Thinking of surfacing lenses in-house? Here, three retailers who successfully do their own surfacing discuss its benefits and why the initial investment can save money while turning a profit.

Dan Knauss, owner of GV Optical in Santa Barbara, CA, decided to surface lenses in his shop as a response to increased production costs from suppliers.

Amos Garcia, GV Optical

“As we began to see the industry change from multiple suppliers of uncut Rx lenses to a few large suppliers, we anticipated the cost of production to rise significantly: fewer suppliers meant less competition for our account,” he said. “The choice to fabricate our own lenses made sense. In addition, we wanted to provide quick production times without sacrificing quality.”

Knauss chose Optek International’s Oasis (Optek Advanced System for Integrated Surfacing) MAX Surfacing System for the job, a complete, fully computerized surfacing lab system.

“The space requirement for this lab is small, and we were able to install and operate the lab in our current office layout,” he said. “Equipment can be noisy, but we found this to be surprisingly quiet.”

The result? “Within a short period of time we were recognized as a location with the unique ability to produce eyewear on site,” Knauss said, adding that customers like the idea of their eyewear produced by staff they know.
With Oasis MAX, GV Optical can produce 25 to 30 uncut lenses prepped for edging and now has two full-time technicians. The shop’s goal, Knauss said, is to provide customers with eyewear within three business days and will even give same-day service to clients with an urgent need.

On the other side of the country, Dawson Vision in Dawsonville, GA, uses Coburn’s SPX Pro Generator for about one to seven surfacing jobs per day (finished jobs can be produced at a rate ranging from 20 to 30 per day). Lab Manager Tony Mergard said surfacing lenses there instead of outsourcing jobs is efficient and cost-effective.
“You can get the job done quicker and it costs less,” he said. “Eventually, the equipment pays for itself over time.”
Mergard also said an in-house lab automatically creates a high standard of customer service.

“For one, you can do a lot more having a full service lab rather than just a small finishing lab,” he said. “It provides on-site service with much quicker turnaround times. People who don’t have a lab just don’t have an upper hand.”

Sean Ferris, Speedy Specs

In Elko, NV, Sean Fericks, practice manager of Speedy Specs, started the business in 2004 as an optician-owned dispensary with a surfacing lab, carving out a niche as a first-class opticianry with a full-service production lab in this small mining town.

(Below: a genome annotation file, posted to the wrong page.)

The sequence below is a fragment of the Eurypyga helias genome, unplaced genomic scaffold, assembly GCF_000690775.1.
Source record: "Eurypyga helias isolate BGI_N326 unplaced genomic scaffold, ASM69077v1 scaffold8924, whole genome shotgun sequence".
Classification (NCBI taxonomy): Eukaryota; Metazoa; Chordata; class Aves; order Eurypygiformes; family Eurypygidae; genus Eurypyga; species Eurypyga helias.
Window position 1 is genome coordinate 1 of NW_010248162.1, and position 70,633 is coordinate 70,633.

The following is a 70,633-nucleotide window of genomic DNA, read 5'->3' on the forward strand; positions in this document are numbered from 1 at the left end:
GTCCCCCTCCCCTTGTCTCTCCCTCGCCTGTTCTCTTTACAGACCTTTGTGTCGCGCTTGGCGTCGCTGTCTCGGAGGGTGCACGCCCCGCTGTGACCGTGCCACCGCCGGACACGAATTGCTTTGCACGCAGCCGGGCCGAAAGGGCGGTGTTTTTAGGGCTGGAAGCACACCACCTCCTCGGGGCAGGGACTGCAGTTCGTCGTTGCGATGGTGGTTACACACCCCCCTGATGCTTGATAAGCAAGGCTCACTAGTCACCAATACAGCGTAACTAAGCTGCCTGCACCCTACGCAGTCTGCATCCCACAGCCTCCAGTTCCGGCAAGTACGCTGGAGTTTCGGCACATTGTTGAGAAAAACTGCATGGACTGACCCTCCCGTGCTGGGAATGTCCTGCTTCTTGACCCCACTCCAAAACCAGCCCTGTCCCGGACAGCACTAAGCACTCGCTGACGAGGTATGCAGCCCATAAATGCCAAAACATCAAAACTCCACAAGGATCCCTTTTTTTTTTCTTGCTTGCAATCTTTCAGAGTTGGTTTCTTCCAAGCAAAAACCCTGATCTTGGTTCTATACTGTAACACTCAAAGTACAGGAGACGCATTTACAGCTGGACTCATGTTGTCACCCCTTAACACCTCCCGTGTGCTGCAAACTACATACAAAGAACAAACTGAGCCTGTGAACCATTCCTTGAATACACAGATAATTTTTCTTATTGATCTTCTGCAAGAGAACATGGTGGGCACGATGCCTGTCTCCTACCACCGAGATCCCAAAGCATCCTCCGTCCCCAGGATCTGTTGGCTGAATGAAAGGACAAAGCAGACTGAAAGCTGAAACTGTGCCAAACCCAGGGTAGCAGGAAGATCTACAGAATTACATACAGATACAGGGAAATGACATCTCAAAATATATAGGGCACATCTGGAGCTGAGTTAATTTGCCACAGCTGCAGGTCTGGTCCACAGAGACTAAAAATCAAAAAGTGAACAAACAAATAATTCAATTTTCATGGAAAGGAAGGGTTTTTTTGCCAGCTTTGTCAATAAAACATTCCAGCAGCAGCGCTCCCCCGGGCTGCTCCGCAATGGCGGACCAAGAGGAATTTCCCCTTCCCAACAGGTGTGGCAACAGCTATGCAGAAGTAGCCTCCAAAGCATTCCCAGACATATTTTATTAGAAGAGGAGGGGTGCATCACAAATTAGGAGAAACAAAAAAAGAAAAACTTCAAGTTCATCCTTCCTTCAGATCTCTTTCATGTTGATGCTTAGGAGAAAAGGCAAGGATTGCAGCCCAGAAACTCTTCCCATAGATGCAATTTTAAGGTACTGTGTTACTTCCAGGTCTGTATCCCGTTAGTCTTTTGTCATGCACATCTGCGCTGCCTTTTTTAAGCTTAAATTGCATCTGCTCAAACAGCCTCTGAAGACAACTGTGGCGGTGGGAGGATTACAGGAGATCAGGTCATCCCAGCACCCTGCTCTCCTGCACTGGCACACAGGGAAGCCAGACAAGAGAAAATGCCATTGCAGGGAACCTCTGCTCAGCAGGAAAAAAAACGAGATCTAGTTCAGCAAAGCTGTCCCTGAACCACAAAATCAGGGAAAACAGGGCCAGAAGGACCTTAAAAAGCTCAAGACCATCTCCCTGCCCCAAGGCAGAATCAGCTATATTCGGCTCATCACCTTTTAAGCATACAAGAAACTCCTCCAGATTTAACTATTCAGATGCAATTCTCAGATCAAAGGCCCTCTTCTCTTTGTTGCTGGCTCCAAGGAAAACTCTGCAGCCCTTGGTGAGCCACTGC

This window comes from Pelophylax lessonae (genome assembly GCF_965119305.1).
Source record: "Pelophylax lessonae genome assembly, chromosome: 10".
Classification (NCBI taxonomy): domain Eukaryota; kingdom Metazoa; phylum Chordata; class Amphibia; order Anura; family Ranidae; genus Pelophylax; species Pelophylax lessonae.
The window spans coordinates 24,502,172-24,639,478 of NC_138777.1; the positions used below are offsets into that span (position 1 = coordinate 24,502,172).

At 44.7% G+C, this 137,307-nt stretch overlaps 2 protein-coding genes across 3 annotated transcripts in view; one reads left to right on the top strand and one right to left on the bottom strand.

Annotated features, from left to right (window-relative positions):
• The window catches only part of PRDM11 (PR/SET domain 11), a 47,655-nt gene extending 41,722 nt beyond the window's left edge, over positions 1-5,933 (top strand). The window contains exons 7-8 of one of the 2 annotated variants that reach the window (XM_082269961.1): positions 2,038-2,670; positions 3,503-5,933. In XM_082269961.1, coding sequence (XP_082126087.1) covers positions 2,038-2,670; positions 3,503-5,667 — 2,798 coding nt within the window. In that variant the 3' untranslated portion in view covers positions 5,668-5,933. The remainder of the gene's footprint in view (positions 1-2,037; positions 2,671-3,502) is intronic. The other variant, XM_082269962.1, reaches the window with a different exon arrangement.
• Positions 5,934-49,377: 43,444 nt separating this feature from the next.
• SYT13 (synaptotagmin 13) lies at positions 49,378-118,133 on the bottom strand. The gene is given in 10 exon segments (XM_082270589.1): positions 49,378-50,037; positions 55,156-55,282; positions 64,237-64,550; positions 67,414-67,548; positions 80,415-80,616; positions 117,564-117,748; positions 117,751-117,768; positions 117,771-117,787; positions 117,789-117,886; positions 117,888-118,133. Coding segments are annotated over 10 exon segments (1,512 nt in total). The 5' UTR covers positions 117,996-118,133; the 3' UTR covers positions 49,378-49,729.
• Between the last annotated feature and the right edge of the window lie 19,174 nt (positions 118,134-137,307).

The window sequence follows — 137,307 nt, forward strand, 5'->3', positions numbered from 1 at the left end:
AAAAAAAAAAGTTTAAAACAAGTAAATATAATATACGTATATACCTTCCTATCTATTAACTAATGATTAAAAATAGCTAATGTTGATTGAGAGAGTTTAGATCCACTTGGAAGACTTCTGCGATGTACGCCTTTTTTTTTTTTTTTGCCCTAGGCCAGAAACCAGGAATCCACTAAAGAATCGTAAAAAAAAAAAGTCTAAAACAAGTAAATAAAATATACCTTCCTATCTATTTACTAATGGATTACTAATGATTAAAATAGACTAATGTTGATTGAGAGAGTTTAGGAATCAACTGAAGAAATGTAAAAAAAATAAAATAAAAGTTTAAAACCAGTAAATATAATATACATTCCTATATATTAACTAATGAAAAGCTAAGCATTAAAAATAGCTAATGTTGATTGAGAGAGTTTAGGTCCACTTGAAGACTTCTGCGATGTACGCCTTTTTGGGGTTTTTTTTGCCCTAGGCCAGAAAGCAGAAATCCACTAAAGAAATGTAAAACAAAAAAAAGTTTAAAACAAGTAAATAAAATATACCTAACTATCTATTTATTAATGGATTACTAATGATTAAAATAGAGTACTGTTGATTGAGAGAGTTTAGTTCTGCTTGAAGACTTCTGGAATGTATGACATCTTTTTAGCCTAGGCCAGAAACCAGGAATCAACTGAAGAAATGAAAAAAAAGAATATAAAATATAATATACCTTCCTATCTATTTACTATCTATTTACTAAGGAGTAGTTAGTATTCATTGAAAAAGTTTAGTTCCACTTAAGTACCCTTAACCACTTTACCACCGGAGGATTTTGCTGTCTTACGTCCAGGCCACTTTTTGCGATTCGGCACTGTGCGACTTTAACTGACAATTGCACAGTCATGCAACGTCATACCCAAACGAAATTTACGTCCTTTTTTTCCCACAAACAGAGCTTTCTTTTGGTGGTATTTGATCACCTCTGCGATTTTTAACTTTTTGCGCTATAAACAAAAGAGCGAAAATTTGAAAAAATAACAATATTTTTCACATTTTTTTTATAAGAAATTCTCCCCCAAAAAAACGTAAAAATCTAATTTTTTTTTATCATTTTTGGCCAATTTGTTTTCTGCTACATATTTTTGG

Since then, Speedy Specs has grown to include full optometric services and regional safety eyewear programs with accounts all over the state and one in Connecticut. With the addition of a Vision-Ease MyCoat machine in 2014, the lab can produce AR and mirror coatings, and in 2018, Speedy Specs purchased Schneider Optical Machines’ Nano line.

“These purchases have enabled us to produce the best customized products for our patients and our safety eyewear accounts,” Fericks said, adding he chose Schneider based on quality, space concerns and affordability. “The Schneider Nano line is remarkably affordable. For a modest investment, our lab has the capability of our larger competitors. We can do anything they can do, from free-form and high prism to quality AR and mirror coatings to customized drill mounts and shelf bevels.”

For Fericks, the Nano line’s fully customizable laser engraver and its ability to produce lenses up to +/-18.00D are two of its best features.

“We are now able to offer next-day service on nearly every patient order,” he said. “From wrap-compensated Wiley X progressive orders to custom mirrored sunglasses and drill mounts, we produce in-house the same quality as our larger competitors.”

In considering adding surfacing equipment, Fericks said retailers must consider staff. “Quality equipment is of no value unless you have quality staff,” he said. “Do not attempt to start an in-house lab unless you have experience in the field. Lab technicians should not do optometry, and optometrists should not do lab work. Both are specialized fields and require extensive training.”

• Suited for small- to medium-sized labs
• Processes CR-39, high index, polycarbonate and Trivex
• Operates on a Windows 7 platform
• Upgraded interface includes touch screen monitor
• Ability to utilize USB loading and backups


• Fully computerized surfacing lab with
three-axis CNC technology
• Onboard microprocessor control in
each station
• Each station is digitally interfaced with
the host Rx computer
• Available with alloy or wax blocking
• Processes polycarbonate, high index, Trivex and plastic materials
• Includes complete software, equipment, lap tools and initial supplies as well as lab layout consultation and factory warranty and support

• Designed specifically for small spaces
• Includes a high speed laser engraving system, automated tool adjustment and full milling capabilities for fast polycarbonate machining
• Schneider kinematics HSC + G combines fast rough cutting and cribbing with a precise fine tuning process
• Includes CNC controller for free-form data handling, convenient lens change, extended working range for a high curve range and full remote capability
• Easy-to-use touch panel and operation system


Coburn Technologies, Inc. 800.262.8761 CoburnTechnologies.com CustomerCareCenter@CoburnTechnologies.com Optek International 727.522.2301 OptekInternational.com Sales@OptekInternational.com Schneider Optical Machines 972.247.4000 Schneider-om.com


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